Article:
Friday, 27 September 2013

Darwen Short Stories: Where We've Been And where We're Going!

(Carol Tapp)

Our town owes its existence to the structure of the Darwen Valley and takes us back thousands of years although officially it was given its name by an Act of Parliament in 1887.

The scenery, soil and climate together with a never-ending water supply proved an ideal setting for the cotton industry as well as paper-making. Local coal and clay provided work for hundreds of our ancestors who worked long hours in the quarries and brick and tile works, not to mention the mills. Darren proved a magnet for the money men who also saw to it that chimneys painted an industrial skyline, bringing country folk to our town.

However, evidence of either Neolithic men or their Celtic successors can be found when a stone circle set upright on a hill was discovered just south of Entwistle reservoir. The bad news is that an ignorant farmer removed all the stones to build a wall! The only stamp left of the perfect circle is one large and two small stones left standing upright.

Almost always the rivers and mountains in Britain owe their names to the Cymric (known as ancient Britons') dialect of the Celtic language. Their presence here is proved by our name. 'DWR' is a Cymric word meaning 'water' and 'GWYN' means 'clear-bright-sparkling' or 'the clear stream'.

Cymric remains were found in October 1864 by William Shorrock Ashton as the foundations of 'Ashleigh' were started. On careful examination he found ten interments. One was a heap of burnt bones and others were enclosed in urns. Although no coins or flint was found a bronze dagger was unearthed.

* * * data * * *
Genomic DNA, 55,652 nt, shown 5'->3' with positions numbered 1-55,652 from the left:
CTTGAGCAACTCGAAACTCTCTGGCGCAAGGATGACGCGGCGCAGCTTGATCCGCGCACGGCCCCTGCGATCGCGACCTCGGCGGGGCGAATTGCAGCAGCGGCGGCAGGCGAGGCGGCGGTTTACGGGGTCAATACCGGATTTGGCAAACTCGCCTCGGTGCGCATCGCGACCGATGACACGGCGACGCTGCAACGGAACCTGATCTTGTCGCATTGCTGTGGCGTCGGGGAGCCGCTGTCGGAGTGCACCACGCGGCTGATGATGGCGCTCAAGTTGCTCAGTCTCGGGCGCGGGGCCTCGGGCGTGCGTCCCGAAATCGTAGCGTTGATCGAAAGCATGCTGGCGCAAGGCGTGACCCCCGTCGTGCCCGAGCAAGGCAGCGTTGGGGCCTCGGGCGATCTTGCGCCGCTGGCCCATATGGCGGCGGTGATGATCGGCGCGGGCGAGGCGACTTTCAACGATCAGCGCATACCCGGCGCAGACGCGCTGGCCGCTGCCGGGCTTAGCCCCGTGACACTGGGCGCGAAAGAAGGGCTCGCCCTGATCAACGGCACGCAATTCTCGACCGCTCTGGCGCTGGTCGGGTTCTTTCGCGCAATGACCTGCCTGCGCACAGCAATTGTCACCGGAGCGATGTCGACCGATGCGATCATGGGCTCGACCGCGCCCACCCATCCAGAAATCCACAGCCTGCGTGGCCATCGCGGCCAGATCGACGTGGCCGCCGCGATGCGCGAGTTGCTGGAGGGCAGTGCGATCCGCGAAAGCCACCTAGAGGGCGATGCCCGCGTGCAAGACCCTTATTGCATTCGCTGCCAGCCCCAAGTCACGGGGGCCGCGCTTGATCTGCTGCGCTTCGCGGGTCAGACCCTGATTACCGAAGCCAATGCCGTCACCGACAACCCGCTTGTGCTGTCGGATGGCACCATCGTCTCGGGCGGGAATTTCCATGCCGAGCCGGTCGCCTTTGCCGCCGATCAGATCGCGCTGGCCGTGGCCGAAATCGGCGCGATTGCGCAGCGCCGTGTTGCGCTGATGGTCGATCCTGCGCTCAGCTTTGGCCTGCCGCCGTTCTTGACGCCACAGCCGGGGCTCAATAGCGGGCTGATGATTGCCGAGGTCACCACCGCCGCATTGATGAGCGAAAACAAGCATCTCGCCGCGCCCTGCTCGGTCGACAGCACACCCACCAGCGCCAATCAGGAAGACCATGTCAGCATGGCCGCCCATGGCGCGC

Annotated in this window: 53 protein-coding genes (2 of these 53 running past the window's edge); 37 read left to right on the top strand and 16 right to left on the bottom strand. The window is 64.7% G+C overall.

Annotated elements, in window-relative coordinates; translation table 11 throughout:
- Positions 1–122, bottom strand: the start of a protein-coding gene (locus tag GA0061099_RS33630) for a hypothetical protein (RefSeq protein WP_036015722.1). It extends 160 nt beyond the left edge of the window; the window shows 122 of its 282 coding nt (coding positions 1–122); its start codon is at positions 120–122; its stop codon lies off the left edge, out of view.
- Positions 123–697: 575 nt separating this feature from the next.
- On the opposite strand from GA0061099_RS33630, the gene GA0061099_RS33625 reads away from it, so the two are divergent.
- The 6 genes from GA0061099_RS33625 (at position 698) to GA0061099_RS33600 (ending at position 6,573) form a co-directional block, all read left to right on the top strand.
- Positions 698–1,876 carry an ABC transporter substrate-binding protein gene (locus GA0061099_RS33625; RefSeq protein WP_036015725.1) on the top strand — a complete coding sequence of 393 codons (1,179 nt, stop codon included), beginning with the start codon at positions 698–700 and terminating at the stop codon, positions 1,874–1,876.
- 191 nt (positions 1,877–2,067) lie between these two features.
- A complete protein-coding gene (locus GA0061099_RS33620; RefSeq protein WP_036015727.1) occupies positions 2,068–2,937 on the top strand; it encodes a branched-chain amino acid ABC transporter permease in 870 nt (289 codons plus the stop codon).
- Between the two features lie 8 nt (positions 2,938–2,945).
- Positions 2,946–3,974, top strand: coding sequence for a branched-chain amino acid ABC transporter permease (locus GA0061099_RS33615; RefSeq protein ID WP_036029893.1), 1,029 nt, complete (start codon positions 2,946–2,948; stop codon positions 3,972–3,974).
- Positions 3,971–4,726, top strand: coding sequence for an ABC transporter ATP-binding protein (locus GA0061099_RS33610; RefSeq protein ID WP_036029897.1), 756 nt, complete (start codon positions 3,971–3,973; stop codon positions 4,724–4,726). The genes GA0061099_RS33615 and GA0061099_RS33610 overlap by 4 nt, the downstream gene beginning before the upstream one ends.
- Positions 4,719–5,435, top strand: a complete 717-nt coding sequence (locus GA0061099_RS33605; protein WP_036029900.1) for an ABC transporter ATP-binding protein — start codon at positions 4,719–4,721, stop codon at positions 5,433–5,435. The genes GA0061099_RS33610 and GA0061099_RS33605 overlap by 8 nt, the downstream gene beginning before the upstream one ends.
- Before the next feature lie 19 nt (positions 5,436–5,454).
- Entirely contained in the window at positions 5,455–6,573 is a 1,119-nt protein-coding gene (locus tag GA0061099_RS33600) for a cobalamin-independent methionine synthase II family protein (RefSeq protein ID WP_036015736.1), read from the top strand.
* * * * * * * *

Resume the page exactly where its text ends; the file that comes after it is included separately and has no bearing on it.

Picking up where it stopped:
The Romans never settled in our valley, merely passing it by in their marches between Manchester and Ribchester. All this and more, hopefully, will be displayed in our own museum - sooner rather than later if recent reports are to be believed!

Thursday, 12 September 2013

#Floodwatch with BwD Council

Residents are being encouraged to prepare for any future potential flooding as part of a new project launched by Blackburn with Darwen Council. Called Flood Watch, the scheme aims to prepare residents and businesses for possible future floods and to help them mitigate against any potential damage to their properties. This follows on from major flash flooding events that hit the borough during Summer last year. 

The Council in partnership with Groundwork Pennine Lancashire bid for a share of a £5m pot funded by DEFRA to help communities combat the effects of flooding. The borough is most at risk of flooding when there is excess rainfall causing the rivers and drainage systems to be overwhelmed. Flooding can happen at any time of year, very quickly and with little or no warning. 

As part of Flood Watch, residents are being offered a free flood plan so they can minimise damage and make sure they know what to do and who to contact in the event of an emergency. It looks at essential issues such as vulnerable neighbours, keeping essential medicines dry in a flood and the safety of pets. The scheme will also help them form support groups who will work within their community to help reduce the impact of possible future floods. 

The Flood Watch team are currently out and about speaking with residents about flooding and ways they can be prepared. Councillor Maureen Bateson, Executive Member for Regeneration, said: “We understand the threat that flooding poses to many residents and businesses in the borough due to their location. “Though we can’t prevent flooding, we want residents to know ways which they can help themselves and those most vulnerable in their community should we ever see a repeat of last year”. 

If anyone sees a blocked drain, flooded gully or flash flooding, report it immediately by calling (01254) 58592, or for more information about Flood Watch call: (01254) 222128.